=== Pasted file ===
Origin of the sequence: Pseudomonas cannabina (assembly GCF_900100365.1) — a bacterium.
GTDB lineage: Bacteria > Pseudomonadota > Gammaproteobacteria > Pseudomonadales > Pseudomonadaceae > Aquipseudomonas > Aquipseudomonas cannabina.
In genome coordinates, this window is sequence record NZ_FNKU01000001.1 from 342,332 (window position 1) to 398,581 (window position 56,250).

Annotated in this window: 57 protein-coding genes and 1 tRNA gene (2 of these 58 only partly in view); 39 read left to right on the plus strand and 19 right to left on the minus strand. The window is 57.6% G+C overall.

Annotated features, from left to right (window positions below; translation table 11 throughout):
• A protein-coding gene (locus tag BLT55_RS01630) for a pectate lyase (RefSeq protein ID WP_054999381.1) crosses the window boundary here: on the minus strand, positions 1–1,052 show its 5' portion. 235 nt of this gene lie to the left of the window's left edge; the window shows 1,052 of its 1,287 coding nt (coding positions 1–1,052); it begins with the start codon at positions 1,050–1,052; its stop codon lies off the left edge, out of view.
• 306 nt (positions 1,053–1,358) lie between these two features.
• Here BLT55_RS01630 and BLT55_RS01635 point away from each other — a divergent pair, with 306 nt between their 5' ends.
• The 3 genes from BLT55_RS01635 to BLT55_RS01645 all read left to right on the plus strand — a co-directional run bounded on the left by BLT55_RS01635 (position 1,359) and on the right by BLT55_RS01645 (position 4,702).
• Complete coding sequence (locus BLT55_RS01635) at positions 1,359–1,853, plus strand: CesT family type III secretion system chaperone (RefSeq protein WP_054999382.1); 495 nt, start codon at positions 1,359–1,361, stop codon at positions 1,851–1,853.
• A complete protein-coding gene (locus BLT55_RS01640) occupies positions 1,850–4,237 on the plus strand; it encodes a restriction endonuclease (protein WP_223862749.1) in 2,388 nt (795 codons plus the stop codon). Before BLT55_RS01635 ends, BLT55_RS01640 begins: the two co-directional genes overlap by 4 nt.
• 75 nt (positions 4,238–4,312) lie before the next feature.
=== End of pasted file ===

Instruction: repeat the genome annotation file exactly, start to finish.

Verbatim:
Origin of the sequence: Pseudomonas cannabina (assembly GCF_900100365.1) — a bacterium.
GTDB lineage: Bacteria > Pseudomonadota > Gammaproteobacteria > Pseudomonadales > Pseudomonadaceae > Aquipseudomonas > Aquipseudomonas cannabina.
In genome coordinates, this window is sequence record NZ_FNKU01000001.1 from 342,332 (window position 1) to 398,581 (window position 56,250).

Annotated in this window: 57 protein-coding genes and 1 tRNA gene (2 of these 58 only partly in view); 39 read left to right on the plus strand and 19 right to left on the minus strand. The window is 57.6% G+C overall.

Annotated features, from left to right (window positions below; translation table 11 throughout):
• A protein-coding gene (locus tag BLT55_RS01630) for a pectate lyase (RefSeq protein ID WP_054999381.1) crosses the window boundary here: on the minus strand, positions 1–1,052 show its 5' portion. 235 nt of this gene lie to the left of the window's left edge; the window shows 1,052 of its 1,287 coding nt (coding positions 1–1,052); it begins with the start codon at positions 1,050–1,052; its stop codon lies off the left edge, out of view.
• 306 nt (positions 1,053–1,358) lie between these two features.
• Here BLT55_RS01630 and BLT55_RS01635 point away from each other — a divergent pair, with 306 nt between their 5' ends.
• The 3 genes from BLT55_RS01635 to BLT55_RS01645 all read left to right on the plus strand — a co-directional run bounded on the left by BLT55_RS01635 (position 1,359) and on the right by BLT55_RS01645 (position 4,702).
• Complete coding sequence (locus BLT55_RS01635) at positions 1,359–1,853, plus strand: CesT family type III secretion system chaperone (RefSeq protein WP_054999382.1); 495 nt, start codon at positions 1,359–1,361, stop codon at positions 1,851–1,853.
• A complete protein-coding gene (locus BLT55_RS01640) occupies positions 1,850–4,237 on the plus strand; it encodes a restriction endonuclease (protein WP_223862749.1) in 2,388 nt (795 codons plus the stop codon). Before BLT55_RS01635 ends, BLT55_RS01640 begins: the two co-directional genes overlap by 4 nt.
• 75 nt (positions 4,238–4,312) lie before the next feature.